The world of professional wrestling is grueling on the body and mind. Scripted but certainly not fake, the injuries incurred during a professional’s career are often immense. Typically, performers don’t have time to heal before the next set of matches and the miles of frequent travel that accompanies it. Even when performed correctly, falls, or “bumps” in industry-speak, on thinly padded rings leave performers with little to nothing to soften the blows.
Wrestling several times each week, many once reached for the bottle, be it alcohol and or pills, to dull the pain. The cycle of abuse led to scores of performers passing away at an early age, be it directly or indirectly from their addictions.
In recent years, however, pro wrestlers shifted to becoming more health-focused, with cannabis playing a part for many. This, however, isn’t the plant’s first foray into the world. Some would say cannabis played a role in killing kayfabe, or the portrayal of wrestling as an unscripted sport.
In 1987, “Hacksaw” Jim Duggan and the Iron Sheik were arrested after their car was pulled over by New Jersey police. During the stop, Duggan was found to have marijuana on him, while the Iron Sheik had cocaine. Two athletes caught with drugs in the ’80s would usually be a headline maker on its own. However, the revelation that Duggan and the Iron Sheik weren’t heated enemies as billed in the ring pulled back a significant portion of the curtain masking the long-assumed staged aspects of wrestling.
Neither Duggan nor the Iron Sheik provided comments for this article. However, High Times did speak with several pro wrestling veterans who spent years in various promotions, including the most notable name in the profession, World Wrestling Entertainment. In each case, they mentioned how the leader in the sport continues to hold much more conservative views towards marijuana than other promotions.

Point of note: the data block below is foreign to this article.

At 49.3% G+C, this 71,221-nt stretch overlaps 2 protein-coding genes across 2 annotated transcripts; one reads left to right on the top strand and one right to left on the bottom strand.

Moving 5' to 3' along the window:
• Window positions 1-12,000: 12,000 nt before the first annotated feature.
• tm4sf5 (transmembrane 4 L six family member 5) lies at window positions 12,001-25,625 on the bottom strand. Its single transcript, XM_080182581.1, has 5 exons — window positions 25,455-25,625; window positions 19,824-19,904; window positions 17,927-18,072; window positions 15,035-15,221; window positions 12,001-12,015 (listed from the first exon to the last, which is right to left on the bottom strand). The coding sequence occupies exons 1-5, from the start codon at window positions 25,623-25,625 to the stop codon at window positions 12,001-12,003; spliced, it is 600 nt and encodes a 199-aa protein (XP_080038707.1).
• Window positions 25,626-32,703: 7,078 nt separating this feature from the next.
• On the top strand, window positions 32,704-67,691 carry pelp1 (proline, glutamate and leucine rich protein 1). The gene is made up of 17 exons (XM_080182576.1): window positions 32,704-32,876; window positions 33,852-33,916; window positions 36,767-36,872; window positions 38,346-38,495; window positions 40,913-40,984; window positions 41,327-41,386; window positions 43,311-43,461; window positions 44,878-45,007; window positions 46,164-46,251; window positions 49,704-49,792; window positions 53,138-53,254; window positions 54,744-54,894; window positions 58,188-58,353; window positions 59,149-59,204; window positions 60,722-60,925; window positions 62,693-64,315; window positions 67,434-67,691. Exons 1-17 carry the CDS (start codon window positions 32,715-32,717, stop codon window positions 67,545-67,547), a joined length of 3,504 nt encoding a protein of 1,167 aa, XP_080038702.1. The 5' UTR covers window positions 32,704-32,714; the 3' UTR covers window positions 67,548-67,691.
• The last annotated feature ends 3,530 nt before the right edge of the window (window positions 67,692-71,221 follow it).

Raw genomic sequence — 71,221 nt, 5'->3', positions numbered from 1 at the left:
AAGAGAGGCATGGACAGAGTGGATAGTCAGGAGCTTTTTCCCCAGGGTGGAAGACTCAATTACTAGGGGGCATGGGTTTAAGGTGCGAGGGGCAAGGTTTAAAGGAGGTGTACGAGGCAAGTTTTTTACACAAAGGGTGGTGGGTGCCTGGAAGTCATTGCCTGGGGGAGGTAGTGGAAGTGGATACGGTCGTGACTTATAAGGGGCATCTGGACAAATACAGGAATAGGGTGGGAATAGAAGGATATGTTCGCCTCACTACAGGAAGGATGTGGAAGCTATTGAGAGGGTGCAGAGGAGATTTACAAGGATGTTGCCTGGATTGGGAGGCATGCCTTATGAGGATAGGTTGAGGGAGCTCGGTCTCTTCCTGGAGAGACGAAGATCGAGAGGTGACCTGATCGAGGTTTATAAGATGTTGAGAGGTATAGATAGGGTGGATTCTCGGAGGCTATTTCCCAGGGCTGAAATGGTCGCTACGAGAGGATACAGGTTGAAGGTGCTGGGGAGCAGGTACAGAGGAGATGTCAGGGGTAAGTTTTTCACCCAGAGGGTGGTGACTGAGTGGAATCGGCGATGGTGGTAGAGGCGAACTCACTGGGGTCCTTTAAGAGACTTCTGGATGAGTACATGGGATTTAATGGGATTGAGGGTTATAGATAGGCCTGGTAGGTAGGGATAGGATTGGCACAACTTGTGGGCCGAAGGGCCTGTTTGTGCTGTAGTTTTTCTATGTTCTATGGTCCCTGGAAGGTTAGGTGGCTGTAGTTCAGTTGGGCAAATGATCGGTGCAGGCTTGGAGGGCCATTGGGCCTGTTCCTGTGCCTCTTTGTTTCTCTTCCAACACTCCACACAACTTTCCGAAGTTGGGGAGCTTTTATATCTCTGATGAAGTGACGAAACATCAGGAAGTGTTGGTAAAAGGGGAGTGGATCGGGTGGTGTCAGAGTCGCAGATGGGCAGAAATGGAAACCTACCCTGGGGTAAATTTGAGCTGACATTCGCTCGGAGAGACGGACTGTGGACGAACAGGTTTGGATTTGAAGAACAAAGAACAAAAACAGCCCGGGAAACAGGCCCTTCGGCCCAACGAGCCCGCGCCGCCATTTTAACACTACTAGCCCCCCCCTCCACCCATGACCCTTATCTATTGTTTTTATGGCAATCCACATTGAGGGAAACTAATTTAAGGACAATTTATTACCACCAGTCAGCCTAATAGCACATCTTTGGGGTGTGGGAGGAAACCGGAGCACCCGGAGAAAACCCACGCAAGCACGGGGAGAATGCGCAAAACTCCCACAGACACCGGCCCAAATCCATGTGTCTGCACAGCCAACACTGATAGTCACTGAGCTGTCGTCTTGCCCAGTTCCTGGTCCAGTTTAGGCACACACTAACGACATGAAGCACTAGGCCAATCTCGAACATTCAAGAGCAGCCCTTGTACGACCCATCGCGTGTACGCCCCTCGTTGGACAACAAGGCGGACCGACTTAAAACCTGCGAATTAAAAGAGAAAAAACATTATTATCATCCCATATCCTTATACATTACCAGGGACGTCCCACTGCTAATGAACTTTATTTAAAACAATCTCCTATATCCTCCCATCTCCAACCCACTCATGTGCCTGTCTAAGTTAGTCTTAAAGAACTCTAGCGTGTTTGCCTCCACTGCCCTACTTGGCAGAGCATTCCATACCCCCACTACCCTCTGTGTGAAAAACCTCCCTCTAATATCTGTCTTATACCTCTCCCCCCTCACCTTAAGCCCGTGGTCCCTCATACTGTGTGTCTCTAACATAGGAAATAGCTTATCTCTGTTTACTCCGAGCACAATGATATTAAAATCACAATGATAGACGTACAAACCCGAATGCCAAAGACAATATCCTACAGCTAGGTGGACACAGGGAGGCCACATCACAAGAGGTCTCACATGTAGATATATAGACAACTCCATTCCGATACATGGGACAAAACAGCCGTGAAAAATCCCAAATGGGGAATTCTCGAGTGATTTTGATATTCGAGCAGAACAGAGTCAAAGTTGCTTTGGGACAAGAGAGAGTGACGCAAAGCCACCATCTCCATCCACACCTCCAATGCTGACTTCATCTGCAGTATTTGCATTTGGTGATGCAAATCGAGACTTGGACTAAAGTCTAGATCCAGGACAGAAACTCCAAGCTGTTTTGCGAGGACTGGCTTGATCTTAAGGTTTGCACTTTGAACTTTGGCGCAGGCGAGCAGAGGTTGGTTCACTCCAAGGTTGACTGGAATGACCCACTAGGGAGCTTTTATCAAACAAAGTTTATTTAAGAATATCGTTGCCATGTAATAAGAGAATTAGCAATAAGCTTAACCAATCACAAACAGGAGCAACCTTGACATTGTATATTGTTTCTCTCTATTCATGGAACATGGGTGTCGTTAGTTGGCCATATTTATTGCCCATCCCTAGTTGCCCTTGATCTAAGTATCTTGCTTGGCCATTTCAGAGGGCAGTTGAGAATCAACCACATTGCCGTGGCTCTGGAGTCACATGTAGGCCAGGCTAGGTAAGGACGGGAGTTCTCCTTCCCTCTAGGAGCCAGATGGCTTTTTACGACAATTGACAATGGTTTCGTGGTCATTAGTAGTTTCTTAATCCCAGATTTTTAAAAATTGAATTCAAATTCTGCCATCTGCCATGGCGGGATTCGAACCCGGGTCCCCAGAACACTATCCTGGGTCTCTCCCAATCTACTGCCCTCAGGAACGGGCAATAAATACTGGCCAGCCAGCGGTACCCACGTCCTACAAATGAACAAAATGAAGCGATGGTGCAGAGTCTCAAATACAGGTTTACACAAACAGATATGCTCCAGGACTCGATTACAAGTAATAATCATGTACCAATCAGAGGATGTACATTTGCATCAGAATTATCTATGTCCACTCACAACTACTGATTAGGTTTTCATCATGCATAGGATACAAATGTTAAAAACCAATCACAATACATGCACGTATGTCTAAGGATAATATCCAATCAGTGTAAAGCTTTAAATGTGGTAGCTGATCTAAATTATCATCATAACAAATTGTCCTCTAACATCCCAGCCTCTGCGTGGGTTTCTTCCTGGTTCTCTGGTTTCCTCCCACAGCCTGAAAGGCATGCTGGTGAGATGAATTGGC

The Locker Room Outcast in WWE
Marijuana use never seemed to be a concern in wrestling, even finding its way into the characteristics of some performers. Current examples include the pot-smoking, high-flying trio of Impact Wrestling, The Rascalz. In and out of the ring, their actions can be traced back to the person that popularized cannabis in the squared circle, Rob Van Dam.
Best known as RVD, the wrestling legend continues to rack up numerous accolades, including 16 titles with WWE and promotions like Extreme Championship Wrestling (ECW), Total Nonstop Action (TNA) and various others.
It was in ECW where Van Dam would establish a reputation for smoking with fans before events. Around 1997, at a show in Queens, he spotted an “RVD 420” sign and ran with the gimmick. “I just immediately identified with it,” said Van Dam, adding, “I thought, ‘I would love to be the poster boy for weed because I love weed that much.'”
Fans loved the gimmick, but it wouldn’t travel to the more corporate world of the World Wrestling Entertainment, known as the World Wrestling Federation when Van Dam signed in 2001.
Negative instances included a time around 2001 when current WWE Chair Brand Officer Stephanie McMahon gave him a heads up. “She said, ‘Look if you’re going to get high, at least be discreet about it.’” Van Dam said McMahon told him to at least change his shirt because of its pungent aroma.